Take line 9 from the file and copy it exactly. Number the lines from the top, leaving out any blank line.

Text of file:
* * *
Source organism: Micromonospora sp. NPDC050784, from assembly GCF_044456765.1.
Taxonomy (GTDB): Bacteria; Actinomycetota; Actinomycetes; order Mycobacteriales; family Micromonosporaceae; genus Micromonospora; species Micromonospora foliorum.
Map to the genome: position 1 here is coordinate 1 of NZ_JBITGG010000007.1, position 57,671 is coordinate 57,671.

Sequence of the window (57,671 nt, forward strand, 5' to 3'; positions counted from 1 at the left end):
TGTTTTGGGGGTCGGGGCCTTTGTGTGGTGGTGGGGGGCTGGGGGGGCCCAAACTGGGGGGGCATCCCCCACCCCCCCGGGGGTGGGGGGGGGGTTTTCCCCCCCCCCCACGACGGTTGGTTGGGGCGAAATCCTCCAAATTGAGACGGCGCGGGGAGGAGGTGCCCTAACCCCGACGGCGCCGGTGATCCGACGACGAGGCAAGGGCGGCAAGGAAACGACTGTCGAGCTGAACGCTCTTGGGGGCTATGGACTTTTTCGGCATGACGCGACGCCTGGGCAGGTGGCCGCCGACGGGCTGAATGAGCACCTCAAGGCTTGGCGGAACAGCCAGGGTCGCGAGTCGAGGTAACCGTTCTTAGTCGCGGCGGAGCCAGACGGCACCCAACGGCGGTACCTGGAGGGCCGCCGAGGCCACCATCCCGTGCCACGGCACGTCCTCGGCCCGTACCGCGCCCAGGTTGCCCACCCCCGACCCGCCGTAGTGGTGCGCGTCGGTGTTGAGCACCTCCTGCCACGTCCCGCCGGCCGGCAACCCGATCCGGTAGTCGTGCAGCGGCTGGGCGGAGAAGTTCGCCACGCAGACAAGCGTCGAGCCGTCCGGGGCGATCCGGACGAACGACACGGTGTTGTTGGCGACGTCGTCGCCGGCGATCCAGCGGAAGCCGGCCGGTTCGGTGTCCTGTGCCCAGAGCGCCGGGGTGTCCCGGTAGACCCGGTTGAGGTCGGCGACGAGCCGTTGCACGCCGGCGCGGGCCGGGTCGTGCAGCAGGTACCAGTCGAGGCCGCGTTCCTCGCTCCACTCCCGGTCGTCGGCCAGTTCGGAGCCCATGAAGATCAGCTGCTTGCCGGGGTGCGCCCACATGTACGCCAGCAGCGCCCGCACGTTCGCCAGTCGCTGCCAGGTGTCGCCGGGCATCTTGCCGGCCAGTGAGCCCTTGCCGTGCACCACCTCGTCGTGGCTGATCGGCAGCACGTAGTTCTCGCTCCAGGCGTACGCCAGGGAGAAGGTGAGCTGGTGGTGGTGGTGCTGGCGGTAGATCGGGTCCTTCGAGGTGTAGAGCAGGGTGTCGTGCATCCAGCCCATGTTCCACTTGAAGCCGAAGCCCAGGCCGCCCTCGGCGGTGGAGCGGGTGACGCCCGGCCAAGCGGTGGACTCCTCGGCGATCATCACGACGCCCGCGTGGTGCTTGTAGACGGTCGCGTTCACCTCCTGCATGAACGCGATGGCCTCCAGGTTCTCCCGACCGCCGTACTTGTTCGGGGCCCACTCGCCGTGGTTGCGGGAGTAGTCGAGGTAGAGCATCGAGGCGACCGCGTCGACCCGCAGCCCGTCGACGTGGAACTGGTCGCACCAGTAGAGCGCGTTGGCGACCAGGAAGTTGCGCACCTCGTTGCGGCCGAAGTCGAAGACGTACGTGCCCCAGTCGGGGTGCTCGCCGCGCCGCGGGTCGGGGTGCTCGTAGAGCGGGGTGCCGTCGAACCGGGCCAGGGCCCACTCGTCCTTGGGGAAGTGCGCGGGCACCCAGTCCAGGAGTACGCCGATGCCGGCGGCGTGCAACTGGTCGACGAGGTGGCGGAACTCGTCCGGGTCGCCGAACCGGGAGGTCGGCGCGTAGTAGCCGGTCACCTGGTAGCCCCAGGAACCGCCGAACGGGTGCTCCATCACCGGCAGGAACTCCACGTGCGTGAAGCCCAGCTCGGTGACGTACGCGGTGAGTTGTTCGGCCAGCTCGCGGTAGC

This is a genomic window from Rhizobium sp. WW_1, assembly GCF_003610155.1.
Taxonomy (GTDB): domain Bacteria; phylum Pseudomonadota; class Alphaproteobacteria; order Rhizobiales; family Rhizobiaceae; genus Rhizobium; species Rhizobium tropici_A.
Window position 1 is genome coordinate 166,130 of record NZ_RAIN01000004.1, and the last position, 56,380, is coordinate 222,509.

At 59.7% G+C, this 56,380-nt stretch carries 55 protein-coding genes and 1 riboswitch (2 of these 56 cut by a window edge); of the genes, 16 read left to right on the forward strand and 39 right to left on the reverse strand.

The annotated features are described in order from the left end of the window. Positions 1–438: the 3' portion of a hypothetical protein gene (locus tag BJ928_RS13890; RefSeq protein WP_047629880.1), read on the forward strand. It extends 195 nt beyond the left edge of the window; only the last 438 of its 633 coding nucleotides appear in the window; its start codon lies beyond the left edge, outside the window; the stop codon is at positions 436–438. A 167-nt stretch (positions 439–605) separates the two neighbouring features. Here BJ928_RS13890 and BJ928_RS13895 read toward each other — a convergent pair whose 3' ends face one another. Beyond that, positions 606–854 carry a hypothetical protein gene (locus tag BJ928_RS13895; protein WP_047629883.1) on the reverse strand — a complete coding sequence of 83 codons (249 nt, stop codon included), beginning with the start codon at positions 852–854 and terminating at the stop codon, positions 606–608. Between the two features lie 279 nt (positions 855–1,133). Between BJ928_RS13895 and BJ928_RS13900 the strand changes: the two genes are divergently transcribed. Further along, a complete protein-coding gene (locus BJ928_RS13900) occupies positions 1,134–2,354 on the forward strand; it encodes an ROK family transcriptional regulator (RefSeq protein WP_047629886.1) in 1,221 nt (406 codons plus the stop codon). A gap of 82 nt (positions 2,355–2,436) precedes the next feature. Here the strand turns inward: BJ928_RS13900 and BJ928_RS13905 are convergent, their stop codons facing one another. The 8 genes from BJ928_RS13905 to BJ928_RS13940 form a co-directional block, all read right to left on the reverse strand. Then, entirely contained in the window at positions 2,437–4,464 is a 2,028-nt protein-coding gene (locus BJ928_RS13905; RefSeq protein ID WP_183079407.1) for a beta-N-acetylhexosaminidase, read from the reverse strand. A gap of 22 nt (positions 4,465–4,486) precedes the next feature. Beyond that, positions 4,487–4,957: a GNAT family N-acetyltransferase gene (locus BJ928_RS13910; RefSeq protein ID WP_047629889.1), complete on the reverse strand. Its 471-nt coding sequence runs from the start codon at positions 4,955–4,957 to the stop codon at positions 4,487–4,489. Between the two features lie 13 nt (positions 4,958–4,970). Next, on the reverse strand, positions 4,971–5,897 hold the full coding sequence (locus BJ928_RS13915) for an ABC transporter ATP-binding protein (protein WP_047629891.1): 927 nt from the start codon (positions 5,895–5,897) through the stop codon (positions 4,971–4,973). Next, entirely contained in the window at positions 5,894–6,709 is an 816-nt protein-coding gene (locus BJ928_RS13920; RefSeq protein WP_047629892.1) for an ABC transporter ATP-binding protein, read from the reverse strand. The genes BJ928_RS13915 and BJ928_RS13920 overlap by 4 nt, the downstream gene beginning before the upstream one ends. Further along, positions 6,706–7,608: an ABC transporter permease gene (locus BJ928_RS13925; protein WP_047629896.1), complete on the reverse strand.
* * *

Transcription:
At 59.7% G+C, this 56,380-nt stretch carries 55 protein-coding genes and 1 riboswitch (2 of these 56 cut by a window edge); of the genes, 16 read left to right on the forward strand and 39 right to left on the reverse strand.